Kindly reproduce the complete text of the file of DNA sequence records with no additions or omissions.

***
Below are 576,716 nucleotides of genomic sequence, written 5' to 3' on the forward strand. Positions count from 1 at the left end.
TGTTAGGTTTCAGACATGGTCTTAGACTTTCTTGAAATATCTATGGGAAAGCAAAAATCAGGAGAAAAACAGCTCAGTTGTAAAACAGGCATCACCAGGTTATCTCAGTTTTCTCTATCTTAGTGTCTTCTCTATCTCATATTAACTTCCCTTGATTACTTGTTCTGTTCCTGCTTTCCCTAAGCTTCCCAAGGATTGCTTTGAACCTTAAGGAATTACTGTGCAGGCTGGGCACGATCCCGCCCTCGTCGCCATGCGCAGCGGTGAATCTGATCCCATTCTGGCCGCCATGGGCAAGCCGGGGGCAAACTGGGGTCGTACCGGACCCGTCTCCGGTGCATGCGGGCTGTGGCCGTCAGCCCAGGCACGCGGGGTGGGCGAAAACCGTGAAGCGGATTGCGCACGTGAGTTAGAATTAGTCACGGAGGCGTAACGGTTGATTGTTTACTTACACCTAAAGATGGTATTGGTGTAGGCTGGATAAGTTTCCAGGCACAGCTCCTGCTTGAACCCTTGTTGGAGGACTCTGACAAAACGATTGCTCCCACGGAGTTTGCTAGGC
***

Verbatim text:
Below are 576,716 nucleotides of genomic sequence, written 5' to 3' on the forward strand. Positions count from 1 at the left end.
TGTTAGGTTTCAGACATGGTCTTAGACTTTCTTGAAATATCTATGGGAAAGCAAAAATCAGGAGAAAAACAGCTCAGTTGTAAAACAGGCATCACCAGGTTATCTCAGTTTTCTCTATCTTAGTGTCTTCTCTATCTCATATTAACTTCCCTTGATTACTTGTTCTGTTCCTGCTTTCCCTAAGCTTCCCAAGGATTGCTTTGAACCTTAAGGAATTACTGTGCAGGCTGGGCACGATCCCGCCCTCGTCGCCATGCGCAGCGGTGAATCTGATCCCATTCTGGCCGCCATGGGCAAGCCGGGGGCAAACTGGGGTCGTACCGGACCCGTCTCCGGTGCATGCGGGCTGTGGCCGTCAGCCCAGGCACGCGGGGTGGGCGAAAACCGTGAAGCGGATTGCGCACGTGAGTTAGAATTAGTCACGGAGGCGTAACGGTTGATTGTTTACTTACACCTAAAGATGGTATTGGTGTAGGCTGGATAAGTTTCCAGGCACAGCTCCTGCTTGAACCCTTGTTGGAGGACTCTGACAAAACGATTGCTCCCACGGAGTTTGCTAGGC